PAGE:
In order for your muscles to repair and grow you should be eating every 3-4 hours a day. High-performance athletes should be eating 5-6 times a day. This includes snacks which should include good quality carbohydrate and proteins. Snack whenever you feel hungry or feel you need an energy boost!

 

2. Eat as much colour as you can

Eat as large an array of coloured fruit and vegetables as you can to ensure you are getting essential minerals and vitamins.

3. Re-Fuel

Eating straight after training is essential in order for your body to start its recovery. Your muscles cannot begin to recover without the building blocks of carbs and protein. A quick snack of fruit and nuts before your main meal an hour after the session is essential to ensure recovery for the following days training!

 

Matt Scott takes a break at the Scotland training camp.

4. Drink Water

Being even 3% dehydrated can reduce strength by 10%, hydration helps your body to function properly, ensure you always have a water bottle with you so you can stay topped up throughout the day. If you feel thirsty, you are already dehydrated. During training you should consume 250ml of fluid every 15 minutes.

5. Carbs and Fats aren’t all bad!

Consume unrefined carbohydrates such as brown rice, whole grains, oats, fruit and vegetables. Carbohydrate are your major fuel source when training. Fats are also essential for you to play at your full potential! 1g per kg of your bodyweight should come from healthy fats such as avocados, seeds and nuts and oily fish.

 

6. Get enough protein

You should be eating about 2g of protein per kg of bodyweight, to give you an idea. This is why eating often is so important, don’t skip protein at breakfast!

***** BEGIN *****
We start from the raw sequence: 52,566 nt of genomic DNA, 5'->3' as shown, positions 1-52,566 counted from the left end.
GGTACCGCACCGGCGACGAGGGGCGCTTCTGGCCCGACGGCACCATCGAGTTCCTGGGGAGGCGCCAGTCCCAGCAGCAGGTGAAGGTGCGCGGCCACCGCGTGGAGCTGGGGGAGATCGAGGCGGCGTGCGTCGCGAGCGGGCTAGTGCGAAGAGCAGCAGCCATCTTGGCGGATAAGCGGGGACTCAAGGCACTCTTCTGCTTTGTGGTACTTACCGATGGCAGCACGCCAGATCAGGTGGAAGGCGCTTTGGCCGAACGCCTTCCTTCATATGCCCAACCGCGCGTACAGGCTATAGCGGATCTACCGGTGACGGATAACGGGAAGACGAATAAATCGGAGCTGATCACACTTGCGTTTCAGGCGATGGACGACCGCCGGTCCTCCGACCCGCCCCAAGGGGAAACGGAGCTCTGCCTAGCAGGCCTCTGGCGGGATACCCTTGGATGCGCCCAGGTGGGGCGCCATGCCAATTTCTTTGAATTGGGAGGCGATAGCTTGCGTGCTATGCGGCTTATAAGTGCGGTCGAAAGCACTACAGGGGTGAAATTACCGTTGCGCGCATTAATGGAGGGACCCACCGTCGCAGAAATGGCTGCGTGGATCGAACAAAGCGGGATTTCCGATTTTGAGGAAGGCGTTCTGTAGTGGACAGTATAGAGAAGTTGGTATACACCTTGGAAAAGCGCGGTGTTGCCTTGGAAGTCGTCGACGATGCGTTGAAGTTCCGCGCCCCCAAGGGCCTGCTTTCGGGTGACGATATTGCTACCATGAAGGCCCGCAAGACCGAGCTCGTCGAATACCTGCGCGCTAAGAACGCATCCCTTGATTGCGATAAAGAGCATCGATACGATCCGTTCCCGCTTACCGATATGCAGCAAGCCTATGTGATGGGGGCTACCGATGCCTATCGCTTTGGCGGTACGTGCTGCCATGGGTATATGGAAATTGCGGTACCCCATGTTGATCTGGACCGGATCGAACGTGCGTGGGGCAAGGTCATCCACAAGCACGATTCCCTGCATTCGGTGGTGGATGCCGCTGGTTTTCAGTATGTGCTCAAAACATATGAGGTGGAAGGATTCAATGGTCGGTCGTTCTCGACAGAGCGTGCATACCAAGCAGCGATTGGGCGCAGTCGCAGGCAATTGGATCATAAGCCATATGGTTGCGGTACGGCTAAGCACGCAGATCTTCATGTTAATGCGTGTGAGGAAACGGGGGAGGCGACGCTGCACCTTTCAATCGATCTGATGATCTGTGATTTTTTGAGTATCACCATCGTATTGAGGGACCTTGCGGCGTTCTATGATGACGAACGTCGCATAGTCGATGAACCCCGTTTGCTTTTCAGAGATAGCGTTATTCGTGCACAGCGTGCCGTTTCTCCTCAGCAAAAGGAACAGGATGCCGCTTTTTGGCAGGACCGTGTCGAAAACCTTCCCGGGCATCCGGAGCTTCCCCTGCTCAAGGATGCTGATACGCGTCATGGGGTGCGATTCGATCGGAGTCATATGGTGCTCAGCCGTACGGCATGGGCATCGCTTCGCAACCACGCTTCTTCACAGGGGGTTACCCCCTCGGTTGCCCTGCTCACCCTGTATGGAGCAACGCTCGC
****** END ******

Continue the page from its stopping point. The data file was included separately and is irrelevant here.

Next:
7. Buy some Tupperware

Prepare food before you leave the house, know how long you will be away so you can make sure you have snacks and plenty water.


After a hard training session I’m always tempted to treat myself or stop in at the drive through on the way home. Every so often this is fine, but don’t get into the habit! Ask yourself if it will benefit your performance, and if the answer is no, then give it a miss.

This Naughty and Nice list will help you to understand what foods you should be incorporating into your diet and what you should start to remove from your diet to make sure you are fueling your body as effectively as you can.

 

 

This advice should allow you to be able to eat a healthy balanced diet whilst being able to live a balanced lifestyle with your sport, work and social life not having to take a hit.


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About the author

Ruairidh is an amateur rugby player from Scotland who has a full-time job. He has played at a regional and international level and currently plays in the Scottish BT Premiership. He successfully balanced studying his degree, with playing in the U20 Six Nations and U20 World Cup. During this time he had a number of highly qualified strength and conditioning coaches and nutritionists, who imparted their knowledge on him. He is, therefore, able to pass on the theoretical knowledge, as well as the practicalities, of what is required to balance a professional approach to training with a full-time job/busy day to day life